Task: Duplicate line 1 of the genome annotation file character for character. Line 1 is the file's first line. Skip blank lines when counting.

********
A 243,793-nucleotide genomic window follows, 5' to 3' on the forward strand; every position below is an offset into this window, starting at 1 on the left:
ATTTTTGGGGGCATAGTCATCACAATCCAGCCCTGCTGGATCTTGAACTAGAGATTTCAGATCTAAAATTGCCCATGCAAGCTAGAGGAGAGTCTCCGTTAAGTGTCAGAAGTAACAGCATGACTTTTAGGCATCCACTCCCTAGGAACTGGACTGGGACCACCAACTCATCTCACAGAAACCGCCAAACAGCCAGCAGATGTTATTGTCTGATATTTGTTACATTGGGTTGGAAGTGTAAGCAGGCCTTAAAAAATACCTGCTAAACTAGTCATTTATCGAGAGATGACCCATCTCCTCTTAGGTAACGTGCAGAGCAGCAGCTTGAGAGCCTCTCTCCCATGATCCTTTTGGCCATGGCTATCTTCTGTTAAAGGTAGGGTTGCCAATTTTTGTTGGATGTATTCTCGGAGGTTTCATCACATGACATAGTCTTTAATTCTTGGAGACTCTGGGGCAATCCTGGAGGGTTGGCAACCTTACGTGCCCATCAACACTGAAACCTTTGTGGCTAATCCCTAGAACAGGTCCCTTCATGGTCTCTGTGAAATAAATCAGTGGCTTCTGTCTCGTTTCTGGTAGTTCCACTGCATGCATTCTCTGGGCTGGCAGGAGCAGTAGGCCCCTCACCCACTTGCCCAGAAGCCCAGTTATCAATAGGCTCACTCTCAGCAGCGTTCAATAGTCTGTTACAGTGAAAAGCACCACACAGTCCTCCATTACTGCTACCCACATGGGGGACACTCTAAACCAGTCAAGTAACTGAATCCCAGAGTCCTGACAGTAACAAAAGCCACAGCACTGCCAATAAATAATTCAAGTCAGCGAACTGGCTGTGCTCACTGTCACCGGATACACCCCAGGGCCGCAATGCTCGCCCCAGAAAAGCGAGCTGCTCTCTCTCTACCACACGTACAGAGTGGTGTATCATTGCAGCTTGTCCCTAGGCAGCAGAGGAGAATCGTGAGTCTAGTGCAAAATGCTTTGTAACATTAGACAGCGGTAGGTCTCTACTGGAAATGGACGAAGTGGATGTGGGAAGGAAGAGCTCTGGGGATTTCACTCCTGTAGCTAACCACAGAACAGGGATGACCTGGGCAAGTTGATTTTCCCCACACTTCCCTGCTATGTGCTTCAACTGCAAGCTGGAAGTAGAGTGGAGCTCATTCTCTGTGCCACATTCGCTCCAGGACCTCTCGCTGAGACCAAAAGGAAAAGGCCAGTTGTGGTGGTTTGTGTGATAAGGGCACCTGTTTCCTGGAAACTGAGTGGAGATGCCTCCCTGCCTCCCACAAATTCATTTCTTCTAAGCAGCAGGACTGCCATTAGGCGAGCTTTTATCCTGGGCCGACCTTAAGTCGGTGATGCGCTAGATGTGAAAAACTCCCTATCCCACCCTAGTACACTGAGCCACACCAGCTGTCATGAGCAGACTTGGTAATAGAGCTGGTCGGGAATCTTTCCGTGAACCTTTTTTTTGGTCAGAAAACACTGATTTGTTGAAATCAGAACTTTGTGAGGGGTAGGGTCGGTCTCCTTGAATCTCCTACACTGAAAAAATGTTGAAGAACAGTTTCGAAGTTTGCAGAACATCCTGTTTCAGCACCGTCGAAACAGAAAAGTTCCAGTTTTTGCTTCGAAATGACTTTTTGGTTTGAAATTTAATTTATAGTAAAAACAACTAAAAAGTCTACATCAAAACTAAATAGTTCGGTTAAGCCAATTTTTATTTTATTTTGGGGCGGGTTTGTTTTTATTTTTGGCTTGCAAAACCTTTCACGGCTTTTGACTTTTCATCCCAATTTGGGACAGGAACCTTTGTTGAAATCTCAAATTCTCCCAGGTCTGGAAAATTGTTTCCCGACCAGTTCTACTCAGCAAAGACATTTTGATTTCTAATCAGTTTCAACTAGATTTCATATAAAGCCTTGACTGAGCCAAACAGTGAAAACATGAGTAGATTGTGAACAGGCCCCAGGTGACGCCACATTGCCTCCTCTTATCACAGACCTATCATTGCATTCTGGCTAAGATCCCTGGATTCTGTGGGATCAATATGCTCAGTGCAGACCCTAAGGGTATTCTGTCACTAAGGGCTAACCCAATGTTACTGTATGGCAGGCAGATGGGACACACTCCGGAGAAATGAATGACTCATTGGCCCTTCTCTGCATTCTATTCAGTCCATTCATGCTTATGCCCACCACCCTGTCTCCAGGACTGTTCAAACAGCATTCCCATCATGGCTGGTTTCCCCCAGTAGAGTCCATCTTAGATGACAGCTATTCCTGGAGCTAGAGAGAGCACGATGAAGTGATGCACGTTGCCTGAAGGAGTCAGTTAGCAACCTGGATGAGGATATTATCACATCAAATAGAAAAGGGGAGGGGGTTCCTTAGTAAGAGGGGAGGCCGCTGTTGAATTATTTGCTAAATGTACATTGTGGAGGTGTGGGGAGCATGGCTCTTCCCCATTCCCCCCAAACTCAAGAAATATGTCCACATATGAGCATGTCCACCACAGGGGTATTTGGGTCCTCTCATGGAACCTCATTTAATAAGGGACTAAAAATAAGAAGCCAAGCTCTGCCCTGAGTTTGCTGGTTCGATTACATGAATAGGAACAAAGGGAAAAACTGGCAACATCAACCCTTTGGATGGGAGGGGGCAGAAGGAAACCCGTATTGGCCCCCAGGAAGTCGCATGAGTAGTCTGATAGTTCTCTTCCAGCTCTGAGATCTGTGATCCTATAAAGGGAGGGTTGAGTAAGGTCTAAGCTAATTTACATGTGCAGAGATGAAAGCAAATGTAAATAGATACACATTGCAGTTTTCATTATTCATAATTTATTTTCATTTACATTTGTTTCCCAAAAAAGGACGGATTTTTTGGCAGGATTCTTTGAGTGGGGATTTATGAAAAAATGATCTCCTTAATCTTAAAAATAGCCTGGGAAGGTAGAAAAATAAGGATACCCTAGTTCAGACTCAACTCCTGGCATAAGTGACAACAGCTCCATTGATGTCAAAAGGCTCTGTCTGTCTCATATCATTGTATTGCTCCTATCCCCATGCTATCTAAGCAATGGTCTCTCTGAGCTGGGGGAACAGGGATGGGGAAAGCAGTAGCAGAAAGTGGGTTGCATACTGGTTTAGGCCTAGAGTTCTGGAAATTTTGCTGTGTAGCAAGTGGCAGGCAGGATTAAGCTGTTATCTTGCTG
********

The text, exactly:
A 243,793-nucleotide genomic window follows, 5' to 3' on the forward strand; every position below is an offset into this window, starting at 1 on the left: